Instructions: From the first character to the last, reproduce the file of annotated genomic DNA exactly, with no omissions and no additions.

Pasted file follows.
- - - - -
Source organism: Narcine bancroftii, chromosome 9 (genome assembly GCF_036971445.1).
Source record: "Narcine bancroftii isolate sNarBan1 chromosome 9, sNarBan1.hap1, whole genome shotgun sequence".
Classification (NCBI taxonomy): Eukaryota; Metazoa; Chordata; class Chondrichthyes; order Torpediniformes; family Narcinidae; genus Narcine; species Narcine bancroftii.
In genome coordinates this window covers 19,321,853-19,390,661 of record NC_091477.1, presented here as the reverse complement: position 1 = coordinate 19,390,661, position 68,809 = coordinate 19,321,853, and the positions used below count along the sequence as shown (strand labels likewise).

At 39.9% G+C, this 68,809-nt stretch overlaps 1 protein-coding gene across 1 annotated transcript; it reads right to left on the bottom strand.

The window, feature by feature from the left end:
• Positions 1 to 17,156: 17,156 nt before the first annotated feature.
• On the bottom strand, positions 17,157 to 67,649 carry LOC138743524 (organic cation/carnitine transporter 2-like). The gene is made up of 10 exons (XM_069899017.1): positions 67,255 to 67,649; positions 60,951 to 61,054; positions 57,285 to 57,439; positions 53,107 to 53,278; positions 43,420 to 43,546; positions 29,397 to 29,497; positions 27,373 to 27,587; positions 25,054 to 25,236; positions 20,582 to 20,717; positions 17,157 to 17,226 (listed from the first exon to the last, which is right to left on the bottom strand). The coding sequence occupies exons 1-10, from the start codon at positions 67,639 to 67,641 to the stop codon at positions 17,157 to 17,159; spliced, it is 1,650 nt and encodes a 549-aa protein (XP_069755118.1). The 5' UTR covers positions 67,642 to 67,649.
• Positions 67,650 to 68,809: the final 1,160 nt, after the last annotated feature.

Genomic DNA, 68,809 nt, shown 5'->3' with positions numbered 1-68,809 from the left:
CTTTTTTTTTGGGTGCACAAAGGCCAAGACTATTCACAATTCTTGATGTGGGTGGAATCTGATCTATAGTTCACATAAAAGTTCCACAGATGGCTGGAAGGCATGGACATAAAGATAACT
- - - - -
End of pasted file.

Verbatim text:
Source organism: Narcine bancroftii, chromosome 9 (genome assembly GCF_036971445.1).
Source record: "Narcine bancroftii isolate sNarBan1 chromosome 9, sNarBan1.hap1, whole genome shotgun sequence".
Classification (NCBI taxonomy): Eukaryota; Metazoa; Chordata; class Chondrichthyes; order Torpediniformes; family Narcinidae; genus Narcine; species Narcine bancroftii.
In genome coordinates this window covers 19,321,853-19,390,661 of record NC_091477.1, presented here as the reverse complement: position 1 = coordinate 19,390,661, position 68,809 = coordinate 19,321,853, and the positions used below count along the sequence as shown (strand labels likewise).

At 39.9% G+C, this 68,809-nt stretch overlaps 1 protein-coding gene across 1 annotated transcript; it reads right to left on the bottom strand.

The window, feature by feature from the left end:
• Positions 1 to 17,156: 17,156 nt before the first annotated feature.
• On the bottom strand, positions 17,157 to 67,649 carry LOC138743524 (organic cation/carnitine transporter 2-like). The gene is made up of 10 exons (XM_069899017.1): positions 67,255 to 67,649; positions 60,951 to 61,054; positions 57,285 to 57,439; positions 53,107 to 53,278; positions 43,420 to 43,546; positions 29,397 to 29,497; positions 27,373 to 27,587; positions 25,054 to 25,236; positions 20,582 to 20,717; positions 17,157 to 17,226 (listed from the first exon to the last, which is right to left on the bottom strand). The coding sequence occupies exons 1-10, from the start codon at positions 67,639 to 67,641 to the stop codon at positions 17,157 to 17,159; spliced, it is 1,650 nt and encodes a 549-aa protein (XP_069755118.1). The 5' UTR covers positions 67,642 to 67,649.
• Positions 67,650 to 68,809: the final 1,160 nt, after the last annotated feature.

Genomic DNA, 68,809 nt, shown 5'->3' with positions numbered 1-68,809 from the left:
CTTTTTTTTTGGGTGCACAAAGGCCAAGACTATTCACAATTCTTGATGTGGGTGGAATCTGATCTATAGTTCACATAAAAGTTCCACAGATGGCTGGAAGGCATGGACATAAAGATAACT